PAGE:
I have been busy this week, so I barely touched the model but I managed to get a little time on it today.
I finally got caught up with other client’s orders, crates and more so I did a little bit of work on this today at least, rough laying out the design as this begins.
As I completed my form for the shape yesterday, today I started work on laying out the model by pressing the clay into the form and rough sketching landmarks on the surface.
The Mulcaster building was once located at 1156-1162 (incorrectly designated as 1297 according to one source) Third Avenue, NYC (demolished ca 1965) on it’s facade was this spandrel panel, probably more than one:
Dates: ca. 1885
Dimensions: 25″ x 28″ x 7 1/2″
Located in the Brooklyn Museum, Gift of Mr. and Mrs. Benjamin Frost.
Description: Pressed, fired red terracotta rectangular plaque with head of youth, a butterfly-boy or girl sipping nectar from blossoms through a straw.
I decided to make my version of this 19″ high, 22″ wide which is the same proportion but a little smaller and this begins with the box form for the shape:
I made the first cast this morning from the new mold, the mold was not terribly difficult to work with but it’s very large and since the plaster shell of it is fresh it still has about 5 to 6 gallons of free water in it that has to evaporate out, meanwhile the extra weight of the water adds about 50 pounds of excess dead-weight.
I still need to cast a master to store away for future use in replacing the mold, and one for a client’s order today as well.
It took 4 gallons of water in two 5 gallon buckets mixed with the cast-stone to make enough slurry to fill the mold.
Those full 5 gallon buckets are heavy as hell to lift with the wire handle they come with, it’s about 68# each when full and I filled 2 up for the cast of the other gargoyle Nr 170 that I did yesterday not remembering exactly how much it would take. I had mixed up 2 full buckets as my notes from the last time I cast one of those indicated it took 4 gallons of water and I couldn’t remember if that was to completely fill the mold up with some left over, exactly the amount needed, or if was short, so I used 4-1/2 gallons of water to be on the safe side and those buckets wound up taking 50# and then some of the cast-stone. I wound up with almost half a bucket full left over, fortunately I was able to use part of it elsewhere on the spur of the moment.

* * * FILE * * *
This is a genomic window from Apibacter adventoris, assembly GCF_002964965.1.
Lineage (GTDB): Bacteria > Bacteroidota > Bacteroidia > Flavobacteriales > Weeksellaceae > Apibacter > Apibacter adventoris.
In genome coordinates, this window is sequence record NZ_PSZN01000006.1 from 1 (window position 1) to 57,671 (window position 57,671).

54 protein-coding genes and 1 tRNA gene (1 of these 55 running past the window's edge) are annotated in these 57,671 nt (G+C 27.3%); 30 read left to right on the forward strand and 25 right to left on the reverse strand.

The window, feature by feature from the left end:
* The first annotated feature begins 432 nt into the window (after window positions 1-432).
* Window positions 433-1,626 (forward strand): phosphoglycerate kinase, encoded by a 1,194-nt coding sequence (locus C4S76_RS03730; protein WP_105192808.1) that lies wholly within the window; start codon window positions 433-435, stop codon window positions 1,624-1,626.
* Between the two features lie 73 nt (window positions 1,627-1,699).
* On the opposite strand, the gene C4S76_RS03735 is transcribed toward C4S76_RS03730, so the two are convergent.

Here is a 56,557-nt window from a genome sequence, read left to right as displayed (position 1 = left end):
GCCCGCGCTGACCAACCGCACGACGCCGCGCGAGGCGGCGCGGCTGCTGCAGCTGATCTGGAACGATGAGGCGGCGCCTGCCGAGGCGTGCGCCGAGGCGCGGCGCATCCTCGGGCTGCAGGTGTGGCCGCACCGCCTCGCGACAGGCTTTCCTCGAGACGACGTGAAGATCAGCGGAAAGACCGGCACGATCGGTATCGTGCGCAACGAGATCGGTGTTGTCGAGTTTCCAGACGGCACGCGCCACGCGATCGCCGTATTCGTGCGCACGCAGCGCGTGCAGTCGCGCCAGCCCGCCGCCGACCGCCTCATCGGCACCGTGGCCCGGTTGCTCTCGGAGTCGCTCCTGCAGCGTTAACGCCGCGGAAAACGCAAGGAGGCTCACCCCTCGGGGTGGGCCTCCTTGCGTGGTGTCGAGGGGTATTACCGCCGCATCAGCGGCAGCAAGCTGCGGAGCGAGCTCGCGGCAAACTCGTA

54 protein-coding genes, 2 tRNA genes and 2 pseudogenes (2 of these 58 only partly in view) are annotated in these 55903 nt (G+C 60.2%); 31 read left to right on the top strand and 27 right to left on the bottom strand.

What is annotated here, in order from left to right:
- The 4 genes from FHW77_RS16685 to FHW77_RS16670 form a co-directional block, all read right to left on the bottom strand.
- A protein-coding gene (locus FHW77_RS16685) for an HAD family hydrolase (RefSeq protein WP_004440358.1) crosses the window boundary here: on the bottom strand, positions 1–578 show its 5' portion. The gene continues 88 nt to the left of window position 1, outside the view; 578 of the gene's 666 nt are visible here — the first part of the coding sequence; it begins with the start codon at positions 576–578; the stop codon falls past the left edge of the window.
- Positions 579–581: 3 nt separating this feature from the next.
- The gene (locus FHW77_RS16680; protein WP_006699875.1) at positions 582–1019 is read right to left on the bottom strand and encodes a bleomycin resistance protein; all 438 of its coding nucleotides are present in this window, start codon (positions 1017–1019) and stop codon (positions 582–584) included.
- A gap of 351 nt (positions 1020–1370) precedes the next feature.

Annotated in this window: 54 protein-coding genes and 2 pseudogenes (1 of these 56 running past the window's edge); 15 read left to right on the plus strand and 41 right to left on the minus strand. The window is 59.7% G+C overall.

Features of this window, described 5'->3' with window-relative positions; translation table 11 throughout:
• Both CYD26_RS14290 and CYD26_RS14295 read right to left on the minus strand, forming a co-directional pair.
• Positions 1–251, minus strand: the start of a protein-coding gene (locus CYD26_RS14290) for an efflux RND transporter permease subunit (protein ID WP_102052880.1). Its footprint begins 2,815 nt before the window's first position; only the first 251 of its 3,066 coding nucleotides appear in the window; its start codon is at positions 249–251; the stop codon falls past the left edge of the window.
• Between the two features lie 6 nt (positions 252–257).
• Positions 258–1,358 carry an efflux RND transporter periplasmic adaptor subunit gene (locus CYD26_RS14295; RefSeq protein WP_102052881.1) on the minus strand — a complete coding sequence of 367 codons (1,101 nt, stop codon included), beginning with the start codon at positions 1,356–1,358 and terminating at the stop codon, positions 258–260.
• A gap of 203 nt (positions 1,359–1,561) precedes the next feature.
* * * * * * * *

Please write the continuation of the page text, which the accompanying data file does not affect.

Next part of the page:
The first cast in the Old Limestone Grey finish.
The mold was removed from the clay model last night, it was difficult to pull the rubber off since it was pretty thick/stiff in places it needed to be and a lot of undercuts and keyhole areas, the original unfired clay model mostly surviced the mold making process, only the curled tail broke off but it was a fairly clean break and it can be repaired so that eventually- I hope- when I buy a larger kiln I can try firing it.
Nr 170 did not survive the mold making process but that’s ok, I have a plaster master from it and the mold.
The models were all made from Georgie’s “Three finger jack” clay which is a cone 8-10 high fire clay, this model if I ever get to firing it will have to be slowly pre-heated around 200 degrees F for quite a while, and then very slowly fired probably over a couple of days time and then slowly cooled down under a powered-on slow schedule rather than having the kiln shut completely off at final temperature.
Now I will be working on building the supporting shell for the mold today.
I just finished all of the required sections and at the moment I’m waiting for the last/bottom section to harden fully before taking the mold apart.
I decided to do the plaster shell in the modelling studio instead of the basement because with the rubber and the board the model is around 120# and that’s a bit much to try and manhandle through three doorways and then down a narrow flight of stairs.
The first picture was taken around noon, the last one around 7 PM so it’s easy to see how making ashell like this takes about a day.
I started the mold for this this morning, so the progress on that is happening, the rubber portion should be finished late tonight.
Now the rubber portion of the mold is completed, having used up 3 gallons of the compound. I ordered 4 gallons knowing that like the first one it would take more than the single 2 gallon kit, they run $200 each so this one model used up $300 worth but I have enough left over now to replace 1 or possibly 2 small corbel molds that needed replacements for a long time.
The next step is building the complex plaster support shell for this, I figure about $100 worth of materials there to complete the mold plus my time, so it’s easy to see how this size model takes around $400 in materials alone just to make the molds for, it’s easy to see why I no longer just make molds automatically of new models untill there’s a firm purchase for the cast. In this case the model was finished in 2007, had I made the mold back then it would have sat around unused for the last 6-1/2 years before even selling the first cast.
The rubber portion has an unknown shelf-life purportedly being many years, but even without being used at all the rubber eventually will chemically break down, weaken and have to be replaced at some point.